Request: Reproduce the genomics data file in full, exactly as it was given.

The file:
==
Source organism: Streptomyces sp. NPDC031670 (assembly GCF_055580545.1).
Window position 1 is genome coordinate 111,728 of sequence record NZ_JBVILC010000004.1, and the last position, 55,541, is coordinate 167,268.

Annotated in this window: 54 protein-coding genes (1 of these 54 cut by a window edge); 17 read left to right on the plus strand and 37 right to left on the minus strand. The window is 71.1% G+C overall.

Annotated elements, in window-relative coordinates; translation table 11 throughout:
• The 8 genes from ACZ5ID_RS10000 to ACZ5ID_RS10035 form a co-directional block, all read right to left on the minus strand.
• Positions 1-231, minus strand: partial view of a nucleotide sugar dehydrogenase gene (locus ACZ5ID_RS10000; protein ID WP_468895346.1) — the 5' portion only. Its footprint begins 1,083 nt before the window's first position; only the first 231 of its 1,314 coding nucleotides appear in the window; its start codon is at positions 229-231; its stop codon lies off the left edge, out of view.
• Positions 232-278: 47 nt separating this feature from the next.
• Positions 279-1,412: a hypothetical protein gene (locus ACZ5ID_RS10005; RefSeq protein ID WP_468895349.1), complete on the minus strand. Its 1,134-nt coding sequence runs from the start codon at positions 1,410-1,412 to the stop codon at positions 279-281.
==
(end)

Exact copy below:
Source organism: Streptomyces sp. NPDC031670 (assembly GCF_055580545.1).
Window position 1 is genome coordinate 111,728 of sequence record NZ_JBVILC010000004.1, and the last position, 55,541, is coordinate 167,268.

Annotated in this window: 54 protein-coding genes (1 of these 54 cut by a window edge); 17 read left to right on the plus strand and 37 right to left on the minus strand. The window is 71.1% G+C overall.

Annotated elements, in window-relative coordinates; translation table 11 throughout:
• The 8 genes from ACZ5ID_RS10000 to ACZ5ID_RS10035 form a co-directional block, all read right to left on the minus strand.
• Positions 1-231, minus strand: partial view of a nucleotide sugar dehydrogenase gene (locus ACZ5ID_RS10000; protein ID WP_468895346.1) — the 5' portion only. Its footprint begins 1,083 nt before the window's first position; only the first 231 of its 1,314 coding nucleotides appear in the window; its start codon is at positions 229-231; its stop codon lies off the left edge, out of view.
• Positions 232-278: 47 nt separating this feature from the next.
• Positions 279-1,412: a hypothetical protein gene (locus ACZ5ID_RS10005; RefSeq protein ID WP_468895349.1), complete on the minus strand. Its 1,134-nt coding sequence runs from the start codon at positions 1,410-1,412 to the stop codon at positions 279-281.